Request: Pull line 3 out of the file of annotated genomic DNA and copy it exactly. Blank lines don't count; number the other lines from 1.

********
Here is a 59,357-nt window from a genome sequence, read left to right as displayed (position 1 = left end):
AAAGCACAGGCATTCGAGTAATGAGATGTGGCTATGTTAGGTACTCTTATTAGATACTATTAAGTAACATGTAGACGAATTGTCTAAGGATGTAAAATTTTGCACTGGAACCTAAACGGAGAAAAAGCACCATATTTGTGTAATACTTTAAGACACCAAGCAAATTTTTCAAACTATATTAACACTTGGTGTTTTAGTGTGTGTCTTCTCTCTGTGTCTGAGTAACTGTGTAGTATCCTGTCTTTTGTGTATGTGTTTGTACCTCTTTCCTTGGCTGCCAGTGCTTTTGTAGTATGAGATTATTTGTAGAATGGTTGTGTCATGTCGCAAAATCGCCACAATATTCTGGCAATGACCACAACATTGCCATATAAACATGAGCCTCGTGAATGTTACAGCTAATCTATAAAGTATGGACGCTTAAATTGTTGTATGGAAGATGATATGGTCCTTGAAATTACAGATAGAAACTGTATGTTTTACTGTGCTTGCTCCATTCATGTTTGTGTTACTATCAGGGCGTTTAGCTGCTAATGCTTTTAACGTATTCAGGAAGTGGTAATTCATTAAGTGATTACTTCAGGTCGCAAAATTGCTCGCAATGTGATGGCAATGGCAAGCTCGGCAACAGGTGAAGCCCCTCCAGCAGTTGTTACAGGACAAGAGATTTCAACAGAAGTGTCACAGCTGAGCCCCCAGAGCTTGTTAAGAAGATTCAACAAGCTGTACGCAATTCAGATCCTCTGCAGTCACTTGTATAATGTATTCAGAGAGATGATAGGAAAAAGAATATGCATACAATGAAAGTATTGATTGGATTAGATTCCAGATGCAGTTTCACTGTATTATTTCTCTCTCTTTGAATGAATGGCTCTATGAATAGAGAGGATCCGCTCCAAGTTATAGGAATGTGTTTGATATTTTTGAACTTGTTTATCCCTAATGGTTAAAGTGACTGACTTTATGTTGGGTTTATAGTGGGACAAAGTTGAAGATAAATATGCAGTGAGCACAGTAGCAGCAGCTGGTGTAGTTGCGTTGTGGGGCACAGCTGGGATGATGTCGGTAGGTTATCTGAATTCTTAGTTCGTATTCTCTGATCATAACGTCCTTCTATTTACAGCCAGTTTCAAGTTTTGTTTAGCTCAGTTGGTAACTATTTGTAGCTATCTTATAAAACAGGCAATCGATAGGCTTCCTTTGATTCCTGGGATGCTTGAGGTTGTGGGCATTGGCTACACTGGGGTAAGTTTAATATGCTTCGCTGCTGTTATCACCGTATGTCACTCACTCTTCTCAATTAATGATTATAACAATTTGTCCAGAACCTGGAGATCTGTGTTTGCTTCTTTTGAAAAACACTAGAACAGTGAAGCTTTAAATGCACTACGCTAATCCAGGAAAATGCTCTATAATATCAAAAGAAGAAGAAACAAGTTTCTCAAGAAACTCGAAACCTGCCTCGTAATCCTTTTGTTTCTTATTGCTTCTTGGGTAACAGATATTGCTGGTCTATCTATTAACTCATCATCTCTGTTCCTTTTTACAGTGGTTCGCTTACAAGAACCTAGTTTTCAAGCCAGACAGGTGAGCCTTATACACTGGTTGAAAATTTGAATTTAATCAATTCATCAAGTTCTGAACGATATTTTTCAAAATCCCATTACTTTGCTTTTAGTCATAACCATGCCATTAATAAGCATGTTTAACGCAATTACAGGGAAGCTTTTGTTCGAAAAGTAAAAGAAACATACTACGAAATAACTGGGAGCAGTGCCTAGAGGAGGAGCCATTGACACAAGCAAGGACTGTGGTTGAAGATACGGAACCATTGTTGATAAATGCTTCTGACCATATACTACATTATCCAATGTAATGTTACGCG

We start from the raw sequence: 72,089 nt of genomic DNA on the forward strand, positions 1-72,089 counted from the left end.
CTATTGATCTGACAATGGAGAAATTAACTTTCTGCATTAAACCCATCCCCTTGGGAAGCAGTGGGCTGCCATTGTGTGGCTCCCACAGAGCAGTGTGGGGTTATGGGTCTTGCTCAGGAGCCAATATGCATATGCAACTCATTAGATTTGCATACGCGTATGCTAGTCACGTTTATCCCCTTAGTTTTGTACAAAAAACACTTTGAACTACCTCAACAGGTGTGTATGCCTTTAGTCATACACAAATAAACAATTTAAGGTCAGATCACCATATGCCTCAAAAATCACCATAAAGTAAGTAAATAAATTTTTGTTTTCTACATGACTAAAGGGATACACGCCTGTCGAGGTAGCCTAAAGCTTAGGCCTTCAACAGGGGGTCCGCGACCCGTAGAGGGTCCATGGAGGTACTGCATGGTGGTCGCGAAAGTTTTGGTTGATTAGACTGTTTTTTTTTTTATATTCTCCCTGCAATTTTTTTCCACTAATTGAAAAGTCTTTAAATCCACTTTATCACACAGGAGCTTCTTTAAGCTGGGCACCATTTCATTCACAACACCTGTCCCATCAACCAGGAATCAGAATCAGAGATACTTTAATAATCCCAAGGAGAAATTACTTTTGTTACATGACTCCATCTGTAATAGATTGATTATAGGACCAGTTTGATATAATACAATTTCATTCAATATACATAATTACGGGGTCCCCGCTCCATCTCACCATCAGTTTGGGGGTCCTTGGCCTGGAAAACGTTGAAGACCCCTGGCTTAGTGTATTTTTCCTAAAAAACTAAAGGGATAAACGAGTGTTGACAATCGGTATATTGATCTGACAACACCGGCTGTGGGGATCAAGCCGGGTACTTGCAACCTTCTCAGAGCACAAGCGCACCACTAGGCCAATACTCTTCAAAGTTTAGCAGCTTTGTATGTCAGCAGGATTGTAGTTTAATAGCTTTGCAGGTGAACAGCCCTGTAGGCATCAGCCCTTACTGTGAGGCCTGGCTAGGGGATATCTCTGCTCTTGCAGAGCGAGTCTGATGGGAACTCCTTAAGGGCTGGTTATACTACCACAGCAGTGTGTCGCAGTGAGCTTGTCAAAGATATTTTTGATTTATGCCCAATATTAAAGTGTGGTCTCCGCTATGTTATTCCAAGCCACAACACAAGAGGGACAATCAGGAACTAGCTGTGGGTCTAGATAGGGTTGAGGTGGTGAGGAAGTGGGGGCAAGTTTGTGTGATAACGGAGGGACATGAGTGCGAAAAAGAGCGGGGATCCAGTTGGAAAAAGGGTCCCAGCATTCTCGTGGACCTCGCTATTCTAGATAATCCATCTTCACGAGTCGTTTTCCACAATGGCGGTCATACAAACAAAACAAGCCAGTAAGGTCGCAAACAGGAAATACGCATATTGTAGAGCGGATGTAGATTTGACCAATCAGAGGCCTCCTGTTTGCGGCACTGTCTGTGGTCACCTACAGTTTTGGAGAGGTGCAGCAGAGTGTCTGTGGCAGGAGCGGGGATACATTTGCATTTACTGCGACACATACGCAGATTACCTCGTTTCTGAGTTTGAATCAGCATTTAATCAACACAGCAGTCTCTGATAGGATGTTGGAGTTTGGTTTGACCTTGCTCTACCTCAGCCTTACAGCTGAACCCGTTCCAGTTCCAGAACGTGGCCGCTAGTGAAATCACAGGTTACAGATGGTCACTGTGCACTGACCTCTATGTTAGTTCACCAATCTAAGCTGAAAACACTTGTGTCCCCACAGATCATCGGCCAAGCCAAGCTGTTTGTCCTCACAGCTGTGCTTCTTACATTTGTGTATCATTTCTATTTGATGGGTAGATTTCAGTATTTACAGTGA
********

We start from the raw sequence: 72,089 nt of genomic DNA on the forward strand, positions 1-72,089 counted from the left end.